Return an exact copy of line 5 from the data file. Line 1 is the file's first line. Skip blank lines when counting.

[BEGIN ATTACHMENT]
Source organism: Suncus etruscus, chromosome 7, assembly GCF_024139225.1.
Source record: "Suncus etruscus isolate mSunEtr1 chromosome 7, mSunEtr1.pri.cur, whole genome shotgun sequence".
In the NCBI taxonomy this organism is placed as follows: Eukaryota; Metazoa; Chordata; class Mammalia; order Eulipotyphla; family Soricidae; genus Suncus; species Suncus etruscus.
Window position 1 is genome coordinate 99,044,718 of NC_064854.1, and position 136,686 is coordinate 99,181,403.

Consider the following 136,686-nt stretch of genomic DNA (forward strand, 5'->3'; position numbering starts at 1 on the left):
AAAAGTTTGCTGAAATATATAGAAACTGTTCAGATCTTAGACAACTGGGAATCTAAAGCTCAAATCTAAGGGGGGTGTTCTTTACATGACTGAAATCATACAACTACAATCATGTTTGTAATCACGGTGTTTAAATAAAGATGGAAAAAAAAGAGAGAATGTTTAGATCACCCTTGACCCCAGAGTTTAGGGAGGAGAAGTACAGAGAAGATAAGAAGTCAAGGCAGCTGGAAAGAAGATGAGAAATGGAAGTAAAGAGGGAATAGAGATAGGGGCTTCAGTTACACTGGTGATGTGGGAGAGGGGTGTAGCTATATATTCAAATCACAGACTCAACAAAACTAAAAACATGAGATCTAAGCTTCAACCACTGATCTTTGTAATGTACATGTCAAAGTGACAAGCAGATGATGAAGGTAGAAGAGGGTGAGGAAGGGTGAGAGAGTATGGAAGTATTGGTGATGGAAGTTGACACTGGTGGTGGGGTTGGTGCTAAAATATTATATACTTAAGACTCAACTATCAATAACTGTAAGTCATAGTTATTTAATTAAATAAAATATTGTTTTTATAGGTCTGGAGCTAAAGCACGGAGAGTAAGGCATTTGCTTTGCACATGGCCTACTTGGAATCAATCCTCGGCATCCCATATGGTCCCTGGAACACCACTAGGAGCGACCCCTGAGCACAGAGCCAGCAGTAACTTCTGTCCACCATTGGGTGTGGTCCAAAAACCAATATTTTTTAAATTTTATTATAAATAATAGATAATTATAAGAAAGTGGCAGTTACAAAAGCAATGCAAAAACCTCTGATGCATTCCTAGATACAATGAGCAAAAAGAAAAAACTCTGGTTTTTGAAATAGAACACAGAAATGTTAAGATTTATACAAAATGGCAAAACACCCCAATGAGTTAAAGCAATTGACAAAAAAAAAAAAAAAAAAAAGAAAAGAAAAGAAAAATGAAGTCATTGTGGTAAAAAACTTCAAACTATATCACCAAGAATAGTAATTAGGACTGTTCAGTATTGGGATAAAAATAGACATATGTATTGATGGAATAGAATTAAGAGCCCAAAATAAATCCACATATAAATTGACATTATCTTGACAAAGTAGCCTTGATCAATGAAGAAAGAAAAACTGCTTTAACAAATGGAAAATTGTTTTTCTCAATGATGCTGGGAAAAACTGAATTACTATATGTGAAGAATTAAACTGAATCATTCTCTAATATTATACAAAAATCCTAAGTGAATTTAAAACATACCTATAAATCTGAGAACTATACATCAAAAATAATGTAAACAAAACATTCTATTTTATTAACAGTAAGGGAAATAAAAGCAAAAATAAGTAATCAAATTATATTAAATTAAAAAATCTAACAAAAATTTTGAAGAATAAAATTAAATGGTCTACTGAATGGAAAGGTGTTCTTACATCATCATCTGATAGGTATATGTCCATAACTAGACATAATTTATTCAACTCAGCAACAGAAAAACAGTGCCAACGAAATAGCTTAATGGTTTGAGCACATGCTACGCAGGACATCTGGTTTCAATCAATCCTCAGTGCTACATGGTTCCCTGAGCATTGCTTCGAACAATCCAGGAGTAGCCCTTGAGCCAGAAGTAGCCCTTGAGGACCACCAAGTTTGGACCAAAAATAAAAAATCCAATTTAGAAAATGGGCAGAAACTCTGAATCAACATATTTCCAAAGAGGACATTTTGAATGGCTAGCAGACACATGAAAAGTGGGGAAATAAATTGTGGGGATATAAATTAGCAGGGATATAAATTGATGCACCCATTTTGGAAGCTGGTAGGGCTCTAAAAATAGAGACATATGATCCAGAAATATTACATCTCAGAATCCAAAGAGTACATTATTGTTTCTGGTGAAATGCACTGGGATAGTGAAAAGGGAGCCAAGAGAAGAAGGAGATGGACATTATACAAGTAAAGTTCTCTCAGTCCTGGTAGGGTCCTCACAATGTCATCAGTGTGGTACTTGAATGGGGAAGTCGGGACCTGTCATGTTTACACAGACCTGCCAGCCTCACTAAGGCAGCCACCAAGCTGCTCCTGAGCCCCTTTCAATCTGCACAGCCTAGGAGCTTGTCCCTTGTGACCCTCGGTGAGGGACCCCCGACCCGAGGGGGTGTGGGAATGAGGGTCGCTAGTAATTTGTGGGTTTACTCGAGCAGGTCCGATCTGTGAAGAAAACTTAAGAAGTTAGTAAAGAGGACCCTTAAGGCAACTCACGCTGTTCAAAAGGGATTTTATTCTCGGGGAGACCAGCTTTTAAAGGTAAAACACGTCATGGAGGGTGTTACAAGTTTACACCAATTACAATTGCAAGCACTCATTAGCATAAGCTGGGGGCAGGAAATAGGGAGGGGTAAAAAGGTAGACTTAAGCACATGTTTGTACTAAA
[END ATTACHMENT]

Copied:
Consider the following 136,686-nt stretch of genomic DNA (forward strand, 5'->3'; position numbering starts at 1 on the left):